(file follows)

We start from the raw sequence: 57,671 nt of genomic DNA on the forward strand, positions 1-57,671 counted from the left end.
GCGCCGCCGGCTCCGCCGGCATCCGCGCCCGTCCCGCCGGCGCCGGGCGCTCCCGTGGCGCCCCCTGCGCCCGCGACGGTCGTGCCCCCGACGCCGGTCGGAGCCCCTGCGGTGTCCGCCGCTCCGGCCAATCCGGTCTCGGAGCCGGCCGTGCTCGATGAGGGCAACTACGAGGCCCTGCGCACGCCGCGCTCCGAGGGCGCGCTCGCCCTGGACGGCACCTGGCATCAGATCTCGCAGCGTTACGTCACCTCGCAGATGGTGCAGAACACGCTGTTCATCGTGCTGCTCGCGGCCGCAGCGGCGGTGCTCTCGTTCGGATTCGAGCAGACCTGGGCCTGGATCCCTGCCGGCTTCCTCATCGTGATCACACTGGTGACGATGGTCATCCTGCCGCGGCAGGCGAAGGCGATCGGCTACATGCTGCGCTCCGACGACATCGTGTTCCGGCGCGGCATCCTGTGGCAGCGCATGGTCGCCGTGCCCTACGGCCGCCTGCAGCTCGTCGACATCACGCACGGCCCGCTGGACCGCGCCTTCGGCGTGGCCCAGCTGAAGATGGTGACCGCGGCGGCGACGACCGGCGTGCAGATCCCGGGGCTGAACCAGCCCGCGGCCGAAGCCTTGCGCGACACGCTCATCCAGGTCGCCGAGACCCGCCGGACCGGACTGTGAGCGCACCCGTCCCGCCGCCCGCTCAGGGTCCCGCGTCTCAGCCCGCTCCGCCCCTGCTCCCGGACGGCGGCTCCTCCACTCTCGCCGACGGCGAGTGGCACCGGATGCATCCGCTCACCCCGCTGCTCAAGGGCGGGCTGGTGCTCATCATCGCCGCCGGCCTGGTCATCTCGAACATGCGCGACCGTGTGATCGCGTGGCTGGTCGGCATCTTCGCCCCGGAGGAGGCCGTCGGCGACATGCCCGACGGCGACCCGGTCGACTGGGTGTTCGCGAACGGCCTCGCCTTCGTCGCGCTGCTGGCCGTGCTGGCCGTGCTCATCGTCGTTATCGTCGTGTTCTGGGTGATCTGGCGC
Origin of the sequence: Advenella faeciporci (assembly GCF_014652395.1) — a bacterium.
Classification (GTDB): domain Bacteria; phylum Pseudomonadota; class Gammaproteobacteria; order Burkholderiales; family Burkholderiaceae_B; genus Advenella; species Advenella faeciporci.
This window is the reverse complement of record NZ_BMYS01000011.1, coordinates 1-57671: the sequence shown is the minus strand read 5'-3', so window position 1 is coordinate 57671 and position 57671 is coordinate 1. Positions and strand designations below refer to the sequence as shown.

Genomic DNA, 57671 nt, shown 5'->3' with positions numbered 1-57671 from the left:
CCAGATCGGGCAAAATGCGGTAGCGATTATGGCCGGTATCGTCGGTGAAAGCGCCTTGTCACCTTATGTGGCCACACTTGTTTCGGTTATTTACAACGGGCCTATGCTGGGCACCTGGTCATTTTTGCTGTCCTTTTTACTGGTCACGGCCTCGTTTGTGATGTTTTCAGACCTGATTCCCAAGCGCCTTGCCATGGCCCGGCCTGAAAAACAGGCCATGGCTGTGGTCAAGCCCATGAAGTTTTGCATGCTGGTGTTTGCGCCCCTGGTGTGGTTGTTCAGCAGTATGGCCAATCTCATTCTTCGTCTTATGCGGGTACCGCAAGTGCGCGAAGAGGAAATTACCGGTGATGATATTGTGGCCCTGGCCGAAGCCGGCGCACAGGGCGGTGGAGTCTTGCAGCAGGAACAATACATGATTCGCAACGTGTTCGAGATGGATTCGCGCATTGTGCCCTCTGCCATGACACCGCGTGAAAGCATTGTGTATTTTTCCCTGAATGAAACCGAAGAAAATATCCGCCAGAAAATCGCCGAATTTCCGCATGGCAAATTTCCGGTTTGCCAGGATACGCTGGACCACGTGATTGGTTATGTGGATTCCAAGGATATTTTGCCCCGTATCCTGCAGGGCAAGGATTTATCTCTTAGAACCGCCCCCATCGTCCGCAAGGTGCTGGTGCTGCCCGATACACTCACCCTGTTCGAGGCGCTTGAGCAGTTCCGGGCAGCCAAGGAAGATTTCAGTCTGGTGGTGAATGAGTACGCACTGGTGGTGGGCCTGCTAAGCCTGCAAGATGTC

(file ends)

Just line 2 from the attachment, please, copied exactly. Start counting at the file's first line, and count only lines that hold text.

GCGCCGCCGGCTCCGCCGGCATCCGCGCCCGTCCCGCCGGCGCCGGGCGCTCCCGTGGCGCCCCCTGCGCCCGCGACGGTCGTGCCCCCGACGCCGGTCGGAGCCCCTGCGGTGTCCGCCGCTCCGGCCAATCCGGTCTCGGAGCCGGCCGTGCTCGATGAGGGCAACTACGAGGCCCTGCGCACGCCGCGCTCCGAGGGCGCGCTCGCCCTGGACGGCACCTGGCATCAGATCTCGCAGCGTTACGTCACCTCGCAGATGGTGCAGAACACGCTGTTCATCGTGCTGCTCGCGGCCGCAGCGGCGGTGCTCTCGTTCGGATTCGAGCAGACCTGGGCCTGGATCCCTGCCGGCTTCCTCATCGTGATCACACTGGTGACGATGGTCATCCTGCCGCGGCAGGCGAAGGCGATCGGCTACATGCTGCGCTCCGACGACATCGTGTTCCGGCGCGGCATCCTGTGGCAGCGCATGGTCGCCGTGCCCTACGGCCGCCTGCAGCTCGTCGACATCACGCACGGCCCGCTGGACCGCGCCTTCGGCGTGGCCCAGCTGAAGATGGTGACCGCGGCGGCGACGACCGGCGTGCAGATCCCGGGGCTGAACCAGCCCGCGGCCGAAGCCTTGCGCGACACGCTCATCCAGGTCGCCGAGACCCGCCGGACCGGACTGTGAGCGCACCCGTCCCGCCGCCCGCTCAGGGTCCCGCGTCTCAGCCCGCTCCGCCCCTGCTCCCGGACGGCGGCTCCTCCACTCTCGCCGACGGCGAGTGGCACCGGATGCATCCGCTCACCCCGCTGCTCAAGGGCGGGCTGGTGCTCATCATCGCCGCCGGCCTGGTCATCTCGAACATGCGCGACCGTGTGATCGCGTGGCTGGTCGGCATCTTCGCCCCGGAGGAGGCCGTCGGCGACATGCCCGACGGCGACCCGGTCGACTGGGTGTTCGCGAACGGCCTCGCCTTCGTCGCGCTGCTGGCCGTGCTGGCCGTGCTCATCGTCGTTATCGTCGTGTTCTGGGTGATCTGGCGC